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The Creation of States in International Law$
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James R. Crawford

Print publication date: 2007

Print ISBN-13: 9780199228423

Published to Oxford Scholarship Online: January 2010

DOI: 10.1093/acprof:oso/9780199228423.001.0001

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Divided States and Reunification

Divided States and Reunification

(p.449) Chapter 10 Divided States and Reunification
The Creation of States in International Law


Oxford University Press

In the decade after World War II, certain territorial entities that had previously been either States (Germany, China) or at least distinct territories (Vietnam, Korea) found themselves divided into two or more separate units of administration. This phenomenon of the ‘divided State’ is believed to have given rise to a special juridical category of State, requiring separate treatment. Treating divided States as a separate juridical category overlooks differences as between different ‘divided States’ and blurs the similarity with cases not so categorised: in the field of territorial status, legal categories should not be uselessly multiplied. Although there is no separate category of ‘divided States’, they are nonetheless worth separate consideration because of their interest and importance. It is a mistake to treat the ‘divided States’ as a special juridical category, the subject of legal rules different in kind from those applying to States in general.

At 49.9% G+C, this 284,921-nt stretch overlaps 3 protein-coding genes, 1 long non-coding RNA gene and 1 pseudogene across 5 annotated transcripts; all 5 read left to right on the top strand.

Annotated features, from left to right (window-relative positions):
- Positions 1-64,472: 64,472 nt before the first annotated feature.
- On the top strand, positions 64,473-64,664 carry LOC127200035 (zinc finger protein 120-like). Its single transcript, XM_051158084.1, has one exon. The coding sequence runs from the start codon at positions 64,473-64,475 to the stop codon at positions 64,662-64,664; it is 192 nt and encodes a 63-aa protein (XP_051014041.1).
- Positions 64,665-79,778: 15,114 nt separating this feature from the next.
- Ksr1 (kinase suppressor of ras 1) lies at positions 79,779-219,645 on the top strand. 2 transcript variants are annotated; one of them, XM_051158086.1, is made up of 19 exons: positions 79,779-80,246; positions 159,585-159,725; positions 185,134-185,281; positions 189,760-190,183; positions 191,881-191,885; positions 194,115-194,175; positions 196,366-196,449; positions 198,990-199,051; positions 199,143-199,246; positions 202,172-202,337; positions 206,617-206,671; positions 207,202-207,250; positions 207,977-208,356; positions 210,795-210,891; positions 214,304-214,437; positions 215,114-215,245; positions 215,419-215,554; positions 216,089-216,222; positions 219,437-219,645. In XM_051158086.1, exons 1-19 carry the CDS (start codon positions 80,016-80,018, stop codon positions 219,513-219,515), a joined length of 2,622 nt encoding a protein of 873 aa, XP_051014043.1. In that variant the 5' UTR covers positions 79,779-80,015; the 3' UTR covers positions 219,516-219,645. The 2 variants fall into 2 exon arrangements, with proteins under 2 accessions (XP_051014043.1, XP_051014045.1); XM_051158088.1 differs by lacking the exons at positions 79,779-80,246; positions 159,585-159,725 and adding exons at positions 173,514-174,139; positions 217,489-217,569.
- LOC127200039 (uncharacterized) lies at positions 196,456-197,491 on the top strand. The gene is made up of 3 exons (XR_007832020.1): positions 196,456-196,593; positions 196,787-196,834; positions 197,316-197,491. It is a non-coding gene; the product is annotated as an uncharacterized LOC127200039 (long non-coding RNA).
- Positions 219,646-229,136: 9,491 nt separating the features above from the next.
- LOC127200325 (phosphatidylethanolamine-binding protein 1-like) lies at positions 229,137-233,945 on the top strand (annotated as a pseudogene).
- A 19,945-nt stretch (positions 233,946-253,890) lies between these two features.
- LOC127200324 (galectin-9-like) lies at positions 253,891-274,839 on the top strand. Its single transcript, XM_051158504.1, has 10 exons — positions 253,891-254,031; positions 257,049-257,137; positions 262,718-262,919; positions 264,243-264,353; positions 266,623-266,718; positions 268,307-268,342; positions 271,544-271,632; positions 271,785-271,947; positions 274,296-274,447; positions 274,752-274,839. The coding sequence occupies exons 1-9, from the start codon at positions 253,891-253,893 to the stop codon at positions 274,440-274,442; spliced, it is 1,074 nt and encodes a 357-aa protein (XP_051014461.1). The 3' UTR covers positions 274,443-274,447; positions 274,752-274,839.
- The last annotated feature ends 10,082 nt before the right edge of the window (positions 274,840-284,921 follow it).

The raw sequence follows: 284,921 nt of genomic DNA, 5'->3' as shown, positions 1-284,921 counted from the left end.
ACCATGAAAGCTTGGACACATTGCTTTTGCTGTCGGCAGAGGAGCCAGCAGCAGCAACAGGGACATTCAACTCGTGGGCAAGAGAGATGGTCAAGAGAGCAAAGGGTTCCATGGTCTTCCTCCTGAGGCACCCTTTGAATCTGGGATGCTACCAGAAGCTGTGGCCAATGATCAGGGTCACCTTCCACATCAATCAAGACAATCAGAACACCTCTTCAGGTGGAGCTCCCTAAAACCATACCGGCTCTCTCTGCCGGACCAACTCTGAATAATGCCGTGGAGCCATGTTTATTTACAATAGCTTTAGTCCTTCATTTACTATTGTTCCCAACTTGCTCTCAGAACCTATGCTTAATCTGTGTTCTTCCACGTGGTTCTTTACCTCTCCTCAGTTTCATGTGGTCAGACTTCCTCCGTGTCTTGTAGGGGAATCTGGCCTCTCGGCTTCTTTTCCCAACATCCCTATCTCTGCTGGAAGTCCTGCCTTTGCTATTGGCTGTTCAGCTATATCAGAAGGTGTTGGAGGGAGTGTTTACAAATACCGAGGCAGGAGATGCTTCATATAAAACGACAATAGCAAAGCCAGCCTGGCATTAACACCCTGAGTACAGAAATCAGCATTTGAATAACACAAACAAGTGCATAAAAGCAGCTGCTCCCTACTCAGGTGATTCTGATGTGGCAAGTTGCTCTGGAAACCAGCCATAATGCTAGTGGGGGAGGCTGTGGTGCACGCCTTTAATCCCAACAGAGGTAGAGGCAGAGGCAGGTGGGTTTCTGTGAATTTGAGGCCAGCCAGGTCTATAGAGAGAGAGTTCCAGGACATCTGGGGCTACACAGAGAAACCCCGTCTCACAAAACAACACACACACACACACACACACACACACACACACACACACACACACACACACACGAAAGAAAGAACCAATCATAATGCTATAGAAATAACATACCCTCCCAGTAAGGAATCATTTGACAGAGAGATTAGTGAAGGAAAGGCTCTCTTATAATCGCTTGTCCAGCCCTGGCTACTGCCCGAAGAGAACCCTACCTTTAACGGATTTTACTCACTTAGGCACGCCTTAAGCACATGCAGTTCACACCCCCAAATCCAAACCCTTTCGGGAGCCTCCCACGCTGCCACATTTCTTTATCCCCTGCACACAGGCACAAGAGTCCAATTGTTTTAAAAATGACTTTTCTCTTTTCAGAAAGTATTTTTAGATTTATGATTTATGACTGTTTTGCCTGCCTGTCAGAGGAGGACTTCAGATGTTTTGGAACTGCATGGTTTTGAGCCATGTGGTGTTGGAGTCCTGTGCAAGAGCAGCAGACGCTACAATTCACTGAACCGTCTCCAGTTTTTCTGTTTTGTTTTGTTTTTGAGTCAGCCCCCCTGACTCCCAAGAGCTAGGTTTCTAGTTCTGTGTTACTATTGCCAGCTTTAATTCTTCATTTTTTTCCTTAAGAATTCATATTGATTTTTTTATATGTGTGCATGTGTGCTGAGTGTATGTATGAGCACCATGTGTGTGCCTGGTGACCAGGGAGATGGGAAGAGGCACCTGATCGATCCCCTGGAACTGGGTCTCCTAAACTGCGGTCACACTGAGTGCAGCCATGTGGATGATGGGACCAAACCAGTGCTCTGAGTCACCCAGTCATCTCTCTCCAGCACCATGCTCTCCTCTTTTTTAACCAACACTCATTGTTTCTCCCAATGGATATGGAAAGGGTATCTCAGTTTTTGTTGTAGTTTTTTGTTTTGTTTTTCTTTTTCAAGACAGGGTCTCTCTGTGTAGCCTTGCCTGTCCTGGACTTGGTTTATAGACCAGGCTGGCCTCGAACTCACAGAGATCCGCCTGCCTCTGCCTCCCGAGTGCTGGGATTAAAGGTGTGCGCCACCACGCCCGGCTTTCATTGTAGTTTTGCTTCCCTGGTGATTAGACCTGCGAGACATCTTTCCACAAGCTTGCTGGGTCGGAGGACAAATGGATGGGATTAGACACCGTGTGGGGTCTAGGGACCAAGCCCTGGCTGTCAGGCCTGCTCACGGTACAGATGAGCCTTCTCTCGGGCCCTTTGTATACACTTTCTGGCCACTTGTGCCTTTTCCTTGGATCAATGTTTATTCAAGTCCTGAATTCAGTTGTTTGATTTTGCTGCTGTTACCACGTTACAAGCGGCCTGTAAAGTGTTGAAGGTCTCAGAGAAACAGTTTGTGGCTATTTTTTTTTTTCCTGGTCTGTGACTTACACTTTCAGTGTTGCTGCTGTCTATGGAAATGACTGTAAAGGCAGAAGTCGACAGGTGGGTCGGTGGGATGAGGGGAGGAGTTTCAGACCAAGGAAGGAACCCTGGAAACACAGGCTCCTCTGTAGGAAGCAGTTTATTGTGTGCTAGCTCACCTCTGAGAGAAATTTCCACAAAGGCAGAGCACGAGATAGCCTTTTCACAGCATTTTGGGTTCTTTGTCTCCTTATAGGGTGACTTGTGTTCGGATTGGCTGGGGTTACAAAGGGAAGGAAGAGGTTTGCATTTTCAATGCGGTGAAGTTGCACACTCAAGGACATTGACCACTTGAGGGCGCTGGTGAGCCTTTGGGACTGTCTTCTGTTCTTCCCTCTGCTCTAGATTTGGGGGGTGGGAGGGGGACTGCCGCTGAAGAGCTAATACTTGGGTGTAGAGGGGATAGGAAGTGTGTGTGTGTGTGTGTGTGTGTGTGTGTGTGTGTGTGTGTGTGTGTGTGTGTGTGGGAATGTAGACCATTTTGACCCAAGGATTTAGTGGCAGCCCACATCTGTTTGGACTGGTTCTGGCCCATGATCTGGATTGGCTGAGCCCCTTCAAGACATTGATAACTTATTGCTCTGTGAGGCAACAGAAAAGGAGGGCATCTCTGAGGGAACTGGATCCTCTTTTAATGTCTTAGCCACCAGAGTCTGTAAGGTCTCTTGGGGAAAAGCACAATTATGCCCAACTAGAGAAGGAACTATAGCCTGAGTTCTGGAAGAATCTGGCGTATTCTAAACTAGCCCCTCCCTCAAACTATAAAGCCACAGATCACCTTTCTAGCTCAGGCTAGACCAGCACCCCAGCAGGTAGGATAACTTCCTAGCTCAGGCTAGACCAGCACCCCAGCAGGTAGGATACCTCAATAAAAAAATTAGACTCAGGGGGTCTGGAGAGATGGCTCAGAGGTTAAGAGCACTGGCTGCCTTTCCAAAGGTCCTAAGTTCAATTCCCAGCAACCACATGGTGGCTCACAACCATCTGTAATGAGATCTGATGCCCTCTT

Keywords:   statehood, reunification, Germany, divided States, territorial status, Korea, Vietnam, China

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